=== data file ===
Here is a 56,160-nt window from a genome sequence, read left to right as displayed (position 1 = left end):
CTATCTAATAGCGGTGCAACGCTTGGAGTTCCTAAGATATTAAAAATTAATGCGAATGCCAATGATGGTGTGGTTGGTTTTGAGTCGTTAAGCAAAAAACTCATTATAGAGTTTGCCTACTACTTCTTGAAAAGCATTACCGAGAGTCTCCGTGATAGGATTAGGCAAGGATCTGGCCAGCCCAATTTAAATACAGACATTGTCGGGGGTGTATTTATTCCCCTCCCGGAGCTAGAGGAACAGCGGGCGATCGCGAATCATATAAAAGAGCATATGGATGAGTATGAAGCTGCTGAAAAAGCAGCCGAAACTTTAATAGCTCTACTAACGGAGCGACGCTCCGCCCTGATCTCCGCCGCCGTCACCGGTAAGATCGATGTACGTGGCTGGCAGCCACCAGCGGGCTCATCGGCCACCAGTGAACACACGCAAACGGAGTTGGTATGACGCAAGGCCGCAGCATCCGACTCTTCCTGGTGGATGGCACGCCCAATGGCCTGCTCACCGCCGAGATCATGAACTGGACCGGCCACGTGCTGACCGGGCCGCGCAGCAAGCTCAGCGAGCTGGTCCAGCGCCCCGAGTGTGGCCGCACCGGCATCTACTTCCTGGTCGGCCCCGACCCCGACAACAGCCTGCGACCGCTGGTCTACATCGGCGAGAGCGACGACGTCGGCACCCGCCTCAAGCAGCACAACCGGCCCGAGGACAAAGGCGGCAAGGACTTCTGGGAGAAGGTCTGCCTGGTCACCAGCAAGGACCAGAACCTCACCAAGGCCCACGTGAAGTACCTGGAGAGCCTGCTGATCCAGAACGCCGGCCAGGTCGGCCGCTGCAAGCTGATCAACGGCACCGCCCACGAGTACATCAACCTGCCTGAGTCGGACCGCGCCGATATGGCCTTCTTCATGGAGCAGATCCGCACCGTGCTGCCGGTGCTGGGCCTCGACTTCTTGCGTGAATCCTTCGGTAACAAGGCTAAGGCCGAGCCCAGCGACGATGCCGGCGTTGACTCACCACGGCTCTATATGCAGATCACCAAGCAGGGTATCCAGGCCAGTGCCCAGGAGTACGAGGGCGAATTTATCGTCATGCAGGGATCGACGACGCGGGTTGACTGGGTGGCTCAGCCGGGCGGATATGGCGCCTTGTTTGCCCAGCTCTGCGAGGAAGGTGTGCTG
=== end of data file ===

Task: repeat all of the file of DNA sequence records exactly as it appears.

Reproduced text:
Here is a 56,160-nt window from a genome sequence, read left to right as displayed (position 1 = left end):
CTATCTAATAGCGGTGCAACGCTTGGAGTTCCTAAGATATTAAAAATTAATGCGAATGCCAATGATGGTGTGGTTGGTTTTGAGTCGTTAAGCAAAAAACTCATTATAGAGTTTGCCTACTACTTCTTGAAAAGCATTACCGAGAGTCTCCGTGATAGGATTAGGCAAGGATCTGGCCAGCCCAATTTAAATACAGACATTGTCGGGGGTGTATTTATTCCCCTCCCGGAGCTAGAGGAACAGCGGGCGATCGCGAATCATATAAAAGAGCATATGGATGAGTATGAAGCTGCTGAAAAAGCAGCCGAAACTTTAATAGCTCTACTAACGGAGCGACGCTCCGCCCTGATCTCCGCCGCCGTCACCGGTAAGATCGATGTACGTGGCTGGCAGCCACCAGCGGGCTCATCGGCCACCAGTGAACACACGCAAACGGAGTTGGTATGACGCAAGGCCGCAGCATCCGACTCTTCCTGGTGGATGGCACGCCCAATGGCCTGCTCACCGCCGAGATCATGAACTGGACCGGCCACGTGCTGACCGGGCCGCGCAGCAAGCTCAGCGAGCTGGTCCAGCGCCCCGAGTGTGGCCGCACCGGCATCTACTTCCTGGTCGGCCCCGACCCCGACAACAGCCTGCGACCGCTGGTCTACATCGGCGAGAGCGACGACGTCGGCACCCGCCTCAAGCAGCACAACCGGCCCGAGGACAAAGGCGGCAAGGACTTCTGGGAGAAGGTCTGCCTGGTCACCAGCAAGGACCAGAACCTCACCAAGGCCCACGTGAAGTACCTGGAGAGCCTGCTGATCCAGAACGCCGGCCAGGTCGGCCGCTGCAAGCTGATCAACGGCACCGCCCACGAGTACATCAACCTGCCTGAGTCGGACCGCGCCGATATGGCCTTCTTCATGGAGCAGATCCGCACCGTGCTGCCGGTGCTGGGCCTCGACTTCTTGCGTGAATCCTTCGGTAACAAGGCTAAGGCCGAGCCCAGCGACGATGCCGGCGTTGACTCACCACGGCTCTATATGCAGATCACCAAGCAGGGTATCCAGGCCAGTGCCCAGGAGTACGAGGGCGAATTTATCGTCATGCAGGGATCGACGACGCGGGTTGACTGGGTGGCTCAGCCGGGCGGATATGGCGCCTTGTTTGCCCAGCTCTGCGAGGAAGGTGTGCTG